I understand the concept of an object, and as a Java programmer I feel the OO paradigm comes rather naturally to me in practice.

However recently I found myself thinking:

Wait a second, what are actually the practical benefits of using an object over using a static class (with proper encapsulation and OO practices)?

I could think of two benefits of using an object (both are significant and powerful):

  1. Polymorphism: allows you to swap functionality dynamically and flexibly during runtime. Also allows to add new functionality 'parts' and alternatives to the system easily. For example if there's a Car class designed to work with Engine objects, and you want to add a new Engine to the system that the Car can use, you can create a new Engine subclass and simply pass an object of this class into the Car object, without having to change anything about Car. And you can decide to do so during runtime.

  2. Being able to 'pass functionality around': you can pass an object around the system dynamically.

But are there any more advantages to objects over static classes?

Often when I add new 'parts' to a system, I do so by creating a new class and instantiating objects from it.

But recently when I stopped and thought about it, I realized that a static class would do just the same as an object, in a lot of the places where I normally use an object.

For example, I'm working on adding a save/load-file mechanism to my app.

With an object, the calling line of code will look like this: Thing thing = fileLoader.load(file);

With a static class, it would look like this: Thing thing = FileLoader.load(file);

What's the difference?

Fairly often I just can't think of a reason to instantiate an object when a plain-old static-class would act just the same. But in OO systems, static classes are fairly rare. So I must be missing something.

Are there any more advantages to objects other from the two that I listed? Please explain.

EDIT: To clarify. I do find objects very useful when swapping functionality, or passing data around. For example I wrote an app that makes up melodies. MelodyGenerator had several subclasses that create melodies differently, and objects of these classes were interchangable (Strategy pattern).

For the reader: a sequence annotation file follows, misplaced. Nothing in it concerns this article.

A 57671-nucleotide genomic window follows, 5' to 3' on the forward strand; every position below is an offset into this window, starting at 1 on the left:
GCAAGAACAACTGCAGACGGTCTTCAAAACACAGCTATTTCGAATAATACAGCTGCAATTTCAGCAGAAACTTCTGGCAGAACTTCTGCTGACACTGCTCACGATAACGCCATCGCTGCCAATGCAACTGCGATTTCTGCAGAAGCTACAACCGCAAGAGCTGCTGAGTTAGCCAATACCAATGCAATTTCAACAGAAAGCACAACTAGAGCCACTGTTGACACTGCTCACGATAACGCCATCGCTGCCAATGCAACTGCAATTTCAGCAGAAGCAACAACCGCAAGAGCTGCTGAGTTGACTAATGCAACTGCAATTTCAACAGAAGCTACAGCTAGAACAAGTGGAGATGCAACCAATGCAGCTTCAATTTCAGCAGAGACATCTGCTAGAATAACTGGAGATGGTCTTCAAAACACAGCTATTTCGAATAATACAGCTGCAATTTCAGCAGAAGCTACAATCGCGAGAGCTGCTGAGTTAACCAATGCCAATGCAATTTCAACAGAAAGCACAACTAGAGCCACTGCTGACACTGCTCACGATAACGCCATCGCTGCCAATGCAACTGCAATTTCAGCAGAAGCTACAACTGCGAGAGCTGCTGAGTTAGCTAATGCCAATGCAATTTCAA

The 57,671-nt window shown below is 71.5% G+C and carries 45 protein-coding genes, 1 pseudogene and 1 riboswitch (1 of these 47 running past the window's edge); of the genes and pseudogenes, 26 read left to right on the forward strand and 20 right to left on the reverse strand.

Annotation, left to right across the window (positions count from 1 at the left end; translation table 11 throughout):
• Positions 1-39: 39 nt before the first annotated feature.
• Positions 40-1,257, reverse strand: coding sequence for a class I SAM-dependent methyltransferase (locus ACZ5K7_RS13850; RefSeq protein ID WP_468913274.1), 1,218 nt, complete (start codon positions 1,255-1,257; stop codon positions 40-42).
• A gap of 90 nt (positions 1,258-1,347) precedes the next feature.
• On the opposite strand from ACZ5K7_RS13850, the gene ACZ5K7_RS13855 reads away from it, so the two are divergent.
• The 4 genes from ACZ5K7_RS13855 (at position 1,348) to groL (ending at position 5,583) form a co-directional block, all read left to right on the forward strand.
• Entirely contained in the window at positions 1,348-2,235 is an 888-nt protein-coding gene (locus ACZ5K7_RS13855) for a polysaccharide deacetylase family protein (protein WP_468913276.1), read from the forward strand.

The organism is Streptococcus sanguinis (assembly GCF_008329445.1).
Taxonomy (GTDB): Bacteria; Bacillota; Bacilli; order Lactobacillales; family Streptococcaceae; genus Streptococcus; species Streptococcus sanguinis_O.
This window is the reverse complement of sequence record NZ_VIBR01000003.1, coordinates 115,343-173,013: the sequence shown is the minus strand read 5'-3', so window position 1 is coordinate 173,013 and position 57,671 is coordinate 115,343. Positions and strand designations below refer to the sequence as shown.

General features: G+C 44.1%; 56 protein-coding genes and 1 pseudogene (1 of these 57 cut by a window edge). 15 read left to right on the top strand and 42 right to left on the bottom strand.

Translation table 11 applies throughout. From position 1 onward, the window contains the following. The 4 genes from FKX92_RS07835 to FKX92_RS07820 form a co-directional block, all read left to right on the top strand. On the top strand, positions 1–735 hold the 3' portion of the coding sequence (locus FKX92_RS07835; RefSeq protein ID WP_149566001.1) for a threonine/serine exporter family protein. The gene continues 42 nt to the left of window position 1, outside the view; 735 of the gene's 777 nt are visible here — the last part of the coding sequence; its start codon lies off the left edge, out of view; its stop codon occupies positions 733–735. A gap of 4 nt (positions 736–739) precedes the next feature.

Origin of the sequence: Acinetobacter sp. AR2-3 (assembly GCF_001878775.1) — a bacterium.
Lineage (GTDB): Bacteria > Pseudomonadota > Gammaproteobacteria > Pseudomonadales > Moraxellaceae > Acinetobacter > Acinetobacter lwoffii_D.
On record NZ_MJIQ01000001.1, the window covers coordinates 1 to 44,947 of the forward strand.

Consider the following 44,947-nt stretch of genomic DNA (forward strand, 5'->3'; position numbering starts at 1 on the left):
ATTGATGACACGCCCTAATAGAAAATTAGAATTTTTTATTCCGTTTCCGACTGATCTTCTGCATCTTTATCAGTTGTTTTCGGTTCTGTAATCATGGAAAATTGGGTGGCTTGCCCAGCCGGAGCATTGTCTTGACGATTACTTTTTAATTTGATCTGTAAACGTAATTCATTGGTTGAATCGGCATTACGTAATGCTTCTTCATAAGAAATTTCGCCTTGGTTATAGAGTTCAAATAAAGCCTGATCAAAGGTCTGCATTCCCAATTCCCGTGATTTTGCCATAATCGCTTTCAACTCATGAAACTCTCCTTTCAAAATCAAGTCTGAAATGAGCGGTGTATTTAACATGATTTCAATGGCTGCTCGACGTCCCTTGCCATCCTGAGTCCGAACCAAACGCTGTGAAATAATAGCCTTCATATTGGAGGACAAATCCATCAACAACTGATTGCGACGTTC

The melodies were objects too, since it's useful to pass them around. So were the Chords and Scales.

But what about 'static' parts of the system - that aren't going to be passed around? For example - a 'save file' mechanism. Why should I implement it in an object, and not a static class?

closed as too broad by gnat, user40980, GlenH7, david.pfx, Jimmy Hoffa Jun 7 '14 at 20:34

Please edit the question to limit it to a specific problem with enough detail to identify an adequate answer. Avoid asking multiple distinct questions at once. See the How to Ask page for help clarifying this question. If this question can be reworded to fit the rules in the help center, please edit the question.

  • So, instead of an object with fields and perhaps methods, no objects, no records, just a whole lot of scalar values passed to and returned from static methods? Edit: Your new example suggests otherwise: Objects, just without instance methods? Otherwise, what's Thing? – user7043 Jun 3 '14 at 21:28
  • What happens when you need to swap your FileLoader for one that reads from a socket? Or a mock for testing? Or one that opens a zip file? – Benjamin Hodgson Jun 3 '14 at 21:28
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    @delnan Okay I figured out a question that the answer will help me understand: why would you implement a 'static' part of the system as an object? Like the example in the question: a save-file mechanism. What do I gain from implementing it in an object? – Aviv Cohn Jun 3 '14 at 21:40
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    The default should be to use a non-static object. Only use static classes if you feel that it really expresses your intention better. System.Math in .NET is an example of something that makes a lot more sense as a static class: you're never going to need to swap it out or mock it and none of the operations could logically be made part of an instance. I really don't think your 'saving' example fits that bill. – Benjamin Hodgson Jun 4 '14 at 6:42

lol you sound like a team that I used to work on ;)

Java (and probably C#) certainly supports that programming style. And I work with people who's first instinct is, "I can make that a static method!" But there are some subtle costs that catch up with you over time.

1) Java is an Object Oriented language. And it drives the functional guys nuts, but really it holds up pretty well. The idea behind OO is bundling functionality with state to have small units of data and functionality that preserve their semantics by hiding state and exposing only the functions that make sense in that context.